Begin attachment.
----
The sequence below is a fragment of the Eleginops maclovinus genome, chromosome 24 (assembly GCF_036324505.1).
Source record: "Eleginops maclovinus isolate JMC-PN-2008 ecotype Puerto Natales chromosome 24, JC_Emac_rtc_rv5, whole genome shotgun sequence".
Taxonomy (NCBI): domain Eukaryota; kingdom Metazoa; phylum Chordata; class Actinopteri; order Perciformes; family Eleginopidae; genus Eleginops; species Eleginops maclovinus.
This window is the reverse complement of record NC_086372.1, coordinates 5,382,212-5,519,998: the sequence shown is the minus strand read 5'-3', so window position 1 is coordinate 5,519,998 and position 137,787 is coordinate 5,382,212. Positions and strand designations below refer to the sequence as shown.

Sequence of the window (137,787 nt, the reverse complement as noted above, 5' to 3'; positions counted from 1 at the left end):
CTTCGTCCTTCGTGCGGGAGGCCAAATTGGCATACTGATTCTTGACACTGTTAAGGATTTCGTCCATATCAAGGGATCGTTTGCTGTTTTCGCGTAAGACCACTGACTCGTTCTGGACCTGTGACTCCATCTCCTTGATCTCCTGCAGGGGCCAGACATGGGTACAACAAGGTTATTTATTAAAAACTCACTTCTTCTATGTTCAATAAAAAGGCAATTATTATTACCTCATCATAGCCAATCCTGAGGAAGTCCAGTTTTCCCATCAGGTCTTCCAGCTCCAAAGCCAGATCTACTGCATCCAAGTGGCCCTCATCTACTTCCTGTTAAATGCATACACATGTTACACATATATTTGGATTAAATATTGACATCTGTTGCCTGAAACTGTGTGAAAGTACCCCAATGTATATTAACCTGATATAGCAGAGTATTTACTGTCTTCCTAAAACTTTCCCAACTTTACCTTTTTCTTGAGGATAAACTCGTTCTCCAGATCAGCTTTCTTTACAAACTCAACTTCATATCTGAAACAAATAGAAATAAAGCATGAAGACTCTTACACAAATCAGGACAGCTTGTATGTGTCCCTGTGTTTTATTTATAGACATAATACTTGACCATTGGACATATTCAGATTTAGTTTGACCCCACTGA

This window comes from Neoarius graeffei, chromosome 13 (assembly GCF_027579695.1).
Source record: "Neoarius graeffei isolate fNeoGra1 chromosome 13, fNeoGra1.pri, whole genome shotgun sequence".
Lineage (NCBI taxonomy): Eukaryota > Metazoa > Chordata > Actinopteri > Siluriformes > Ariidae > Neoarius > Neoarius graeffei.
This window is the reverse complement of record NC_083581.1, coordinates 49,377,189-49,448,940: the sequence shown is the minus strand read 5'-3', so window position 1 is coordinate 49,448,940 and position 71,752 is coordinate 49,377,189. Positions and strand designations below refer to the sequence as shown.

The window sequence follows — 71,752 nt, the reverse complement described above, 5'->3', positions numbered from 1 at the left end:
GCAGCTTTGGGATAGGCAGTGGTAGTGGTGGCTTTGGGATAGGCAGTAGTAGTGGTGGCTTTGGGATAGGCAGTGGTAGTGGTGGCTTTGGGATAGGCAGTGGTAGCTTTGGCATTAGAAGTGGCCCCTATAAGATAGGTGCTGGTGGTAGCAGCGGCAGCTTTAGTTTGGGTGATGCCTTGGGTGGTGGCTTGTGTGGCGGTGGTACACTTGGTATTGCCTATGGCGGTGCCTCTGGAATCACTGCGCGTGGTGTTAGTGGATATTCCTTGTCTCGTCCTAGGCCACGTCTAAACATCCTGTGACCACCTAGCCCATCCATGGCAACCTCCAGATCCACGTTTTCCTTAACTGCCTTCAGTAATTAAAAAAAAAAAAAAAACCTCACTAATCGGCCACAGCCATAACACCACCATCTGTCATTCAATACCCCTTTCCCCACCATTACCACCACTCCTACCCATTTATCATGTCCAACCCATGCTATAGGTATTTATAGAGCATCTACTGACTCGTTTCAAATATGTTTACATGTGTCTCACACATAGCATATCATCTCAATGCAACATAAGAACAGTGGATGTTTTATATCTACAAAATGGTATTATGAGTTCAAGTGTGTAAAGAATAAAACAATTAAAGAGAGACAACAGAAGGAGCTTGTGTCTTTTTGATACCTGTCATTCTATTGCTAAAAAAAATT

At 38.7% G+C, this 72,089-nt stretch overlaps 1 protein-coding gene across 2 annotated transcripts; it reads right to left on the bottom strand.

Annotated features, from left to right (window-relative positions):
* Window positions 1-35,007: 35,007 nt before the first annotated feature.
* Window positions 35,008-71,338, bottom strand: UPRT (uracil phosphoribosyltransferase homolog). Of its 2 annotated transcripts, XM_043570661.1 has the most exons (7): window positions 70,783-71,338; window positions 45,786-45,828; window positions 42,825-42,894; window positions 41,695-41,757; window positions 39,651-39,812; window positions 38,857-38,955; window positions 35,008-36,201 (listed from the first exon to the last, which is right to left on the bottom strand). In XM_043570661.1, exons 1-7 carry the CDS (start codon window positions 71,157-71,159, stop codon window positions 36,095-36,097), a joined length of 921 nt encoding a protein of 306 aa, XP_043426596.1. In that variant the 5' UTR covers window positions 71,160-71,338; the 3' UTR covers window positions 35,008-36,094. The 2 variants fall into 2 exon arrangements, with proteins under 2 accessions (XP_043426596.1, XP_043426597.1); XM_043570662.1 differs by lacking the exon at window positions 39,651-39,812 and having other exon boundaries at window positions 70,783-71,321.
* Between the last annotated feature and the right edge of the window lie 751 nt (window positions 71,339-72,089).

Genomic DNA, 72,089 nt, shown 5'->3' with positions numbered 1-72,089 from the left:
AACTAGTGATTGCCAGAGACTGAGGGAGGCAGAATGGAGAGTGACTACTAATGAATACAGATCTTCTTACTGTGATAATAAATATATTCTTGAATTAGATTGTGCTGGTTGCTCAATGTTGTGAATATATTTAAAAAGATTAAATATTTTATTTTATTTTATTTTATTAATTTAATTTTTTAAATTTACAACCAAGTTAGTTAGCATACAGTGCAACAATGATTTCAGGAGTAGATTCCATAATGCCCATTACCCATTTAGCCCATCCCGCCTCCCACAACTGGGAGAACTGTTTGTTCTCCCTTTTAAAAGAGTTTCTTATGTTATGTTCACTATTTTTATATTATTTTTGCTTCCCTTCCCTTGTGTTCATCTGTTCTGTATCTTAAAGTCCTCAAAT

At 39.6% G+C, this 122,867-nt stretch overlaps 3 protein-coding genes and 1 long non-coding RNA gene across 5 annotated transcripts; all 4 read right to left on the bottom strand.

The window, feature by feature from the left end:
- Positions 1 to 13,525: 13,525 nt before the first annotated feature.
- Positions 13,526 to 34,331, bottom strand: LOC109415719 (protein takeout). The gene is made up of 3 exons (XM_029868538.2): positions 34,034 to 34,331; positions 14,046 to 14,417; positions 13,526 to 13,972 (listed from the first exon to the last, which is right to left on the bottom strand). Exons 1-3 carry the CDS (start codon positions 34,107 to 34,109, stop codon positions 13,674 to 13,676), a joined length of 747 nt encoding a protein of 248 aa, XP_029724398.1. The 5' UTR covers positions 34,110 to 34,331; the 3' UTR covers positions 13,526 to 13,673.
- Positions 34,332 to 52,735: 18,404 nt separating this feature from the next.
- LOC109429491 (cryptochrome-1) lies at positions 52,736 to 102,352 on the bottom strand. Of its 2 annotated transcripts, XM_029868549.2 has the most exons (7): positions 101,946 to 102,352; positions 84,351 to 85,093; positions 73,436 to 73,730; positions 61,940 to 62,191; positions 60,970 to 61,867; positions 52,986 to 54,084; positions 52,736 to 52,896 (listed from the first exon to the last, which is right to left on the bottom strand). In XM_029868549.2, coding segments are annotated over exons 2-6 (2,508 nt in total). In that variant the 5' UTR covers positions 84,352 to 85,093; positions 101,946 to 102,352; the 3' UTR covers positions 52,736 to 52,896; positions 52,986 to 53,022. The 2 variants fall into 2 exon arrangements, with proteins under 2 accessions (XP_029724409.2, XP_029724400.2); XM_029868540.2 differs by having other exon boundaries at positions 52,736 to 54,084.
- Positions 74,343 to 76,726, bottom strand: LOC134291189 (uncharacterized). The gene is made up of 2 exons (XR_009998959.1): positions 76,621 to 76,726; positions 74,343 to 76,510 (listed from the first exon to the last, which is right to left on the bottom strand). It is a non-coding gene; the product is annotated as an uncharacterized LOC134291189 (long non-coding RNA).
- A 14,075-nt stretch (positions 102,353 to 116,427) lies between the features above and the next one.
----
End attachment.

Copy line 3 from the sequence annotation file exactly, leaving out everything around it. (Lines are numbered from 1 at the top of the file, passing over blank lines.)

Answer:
Taxonomy (NCBI): domain Eukaryota; kingdom Metazoa; phylum Chordata; class Actinopteri; order Perciformes; family Eleginopidae; genus Eleginops; species Eleginops maclovinus.